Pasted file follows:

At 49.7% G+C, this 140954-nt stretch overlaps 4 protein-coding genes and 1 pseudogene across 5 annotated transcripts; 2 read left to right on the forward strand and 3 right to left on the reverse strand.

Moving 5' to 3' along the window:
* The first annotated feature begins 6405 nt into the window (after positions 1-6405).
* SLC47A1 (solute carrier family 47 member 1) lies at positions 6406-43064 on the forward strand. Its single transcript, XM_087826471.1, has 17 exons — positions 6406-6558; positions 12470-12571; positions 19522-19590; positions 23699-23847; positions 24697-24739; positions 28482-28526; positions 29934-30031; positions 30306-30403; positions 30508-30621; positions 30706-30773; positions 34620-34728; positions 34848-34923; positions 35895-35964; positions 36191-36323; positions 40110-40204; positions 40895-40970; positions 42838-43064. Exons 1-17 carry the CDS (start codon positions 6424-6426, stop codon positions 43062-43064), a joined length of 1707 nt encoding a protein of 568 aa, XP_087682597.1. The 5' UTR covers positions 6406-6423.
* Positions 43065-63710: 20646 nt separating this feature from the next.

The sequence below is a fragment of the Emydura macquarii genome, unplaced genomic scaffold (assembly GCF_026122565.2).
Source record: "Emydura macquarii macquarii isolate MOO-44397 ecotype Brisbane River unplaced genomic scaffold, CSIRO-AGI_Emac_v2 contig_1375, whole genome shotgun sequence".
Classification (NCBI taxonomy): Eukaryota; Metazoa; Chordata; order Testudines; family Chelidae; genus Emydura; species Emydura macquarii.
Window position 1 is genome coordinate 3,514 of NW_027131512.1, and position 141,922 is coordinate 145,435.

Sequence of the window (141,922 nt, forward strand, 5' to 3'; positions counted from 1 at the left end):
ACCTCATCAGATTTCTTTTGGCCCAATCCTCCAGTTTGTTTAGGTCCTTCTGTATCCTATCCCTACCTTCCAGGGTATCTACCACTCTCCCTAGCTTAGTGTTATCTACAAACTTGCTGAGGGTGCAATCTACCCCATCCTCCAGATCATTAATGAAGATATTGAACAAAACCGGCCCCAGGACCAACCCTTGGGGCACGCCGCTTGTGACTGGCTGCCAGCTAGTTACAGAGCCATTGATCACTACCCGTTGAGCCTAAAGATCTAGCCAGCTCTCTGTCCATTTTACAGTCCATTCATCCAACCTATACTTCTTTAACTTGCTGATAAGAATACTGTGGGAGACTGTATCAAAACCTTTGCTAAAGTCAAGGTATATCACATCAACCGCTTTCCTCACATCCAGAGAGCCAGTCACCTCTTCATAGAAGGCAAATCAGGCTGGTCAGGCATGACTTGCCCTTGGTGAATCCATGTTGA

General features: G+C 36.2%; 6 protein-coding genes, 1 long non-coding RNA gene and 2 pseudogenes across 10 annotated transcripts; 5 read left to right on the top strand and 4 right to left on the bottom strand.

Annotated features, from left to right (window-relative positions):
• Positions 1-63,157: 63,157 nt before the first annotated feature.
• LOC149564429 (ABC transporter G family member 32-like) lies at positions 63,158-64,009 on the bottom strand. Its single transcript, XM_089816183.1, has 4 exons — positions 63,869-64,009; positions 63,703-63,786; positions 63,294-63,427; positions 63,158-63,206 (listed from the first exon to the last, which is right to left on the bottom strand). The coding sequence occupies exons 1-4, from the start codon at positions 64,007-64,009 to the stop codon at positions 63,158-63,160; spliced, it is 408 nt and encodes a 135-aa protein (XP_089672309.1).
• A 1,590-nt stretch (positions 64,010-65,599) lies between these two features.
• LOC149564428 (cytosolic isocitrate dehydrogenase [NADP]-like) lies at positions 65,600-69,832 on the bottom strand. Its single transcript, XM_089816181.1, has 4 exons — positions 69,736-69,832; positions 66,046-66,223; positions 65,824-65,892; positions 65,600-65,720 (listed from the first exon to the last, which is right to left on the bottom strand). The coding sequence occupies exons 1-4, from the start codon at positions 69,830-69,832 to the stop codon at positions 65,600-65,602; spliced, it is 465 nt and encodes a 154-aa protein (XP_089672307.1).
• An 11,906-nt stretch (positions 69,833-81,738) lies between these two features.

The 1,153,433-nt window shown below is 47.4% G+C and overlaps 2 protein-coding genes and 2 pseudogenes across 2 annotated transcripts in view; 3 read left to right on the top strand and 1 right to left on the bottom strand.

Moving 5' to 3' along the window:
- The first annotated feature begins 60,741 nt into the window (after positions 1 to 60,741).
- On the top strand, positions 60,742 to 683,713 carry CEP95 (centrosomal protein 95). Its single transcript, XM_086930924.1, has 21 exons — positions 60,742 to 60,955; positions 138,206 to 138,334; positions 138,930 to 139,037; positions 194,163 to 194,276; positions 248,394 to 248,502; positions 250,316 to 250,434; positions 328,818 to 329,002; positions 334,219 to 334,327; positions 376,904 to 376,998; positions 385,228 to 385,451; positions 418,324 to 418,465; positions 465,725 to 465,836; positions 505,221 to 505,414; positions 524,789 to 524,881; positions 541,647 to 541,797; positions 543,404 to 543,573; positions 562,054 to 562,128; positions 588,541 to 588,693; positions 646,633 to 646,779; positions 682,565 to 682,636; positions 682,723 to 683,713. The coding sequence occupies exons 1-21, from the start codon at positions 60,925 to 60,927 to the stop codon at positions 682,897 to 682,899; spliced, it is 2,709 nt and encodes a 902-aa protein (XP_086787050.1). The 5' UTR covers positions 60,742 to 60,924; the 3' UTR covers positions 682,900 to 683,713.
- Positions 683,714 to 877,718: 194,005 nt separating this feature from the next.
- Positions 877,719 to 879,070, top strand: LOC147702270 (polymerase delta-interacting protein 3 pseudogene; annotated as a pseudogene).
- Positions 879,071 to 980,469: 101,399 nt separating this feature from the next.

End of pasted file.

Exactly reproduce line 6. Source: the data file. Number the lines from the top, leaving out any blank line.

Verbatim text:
The sequence below is a fragment of the Emydura macquarii genome, unplaced genomic scaffold (assembly GCF_026122565.2).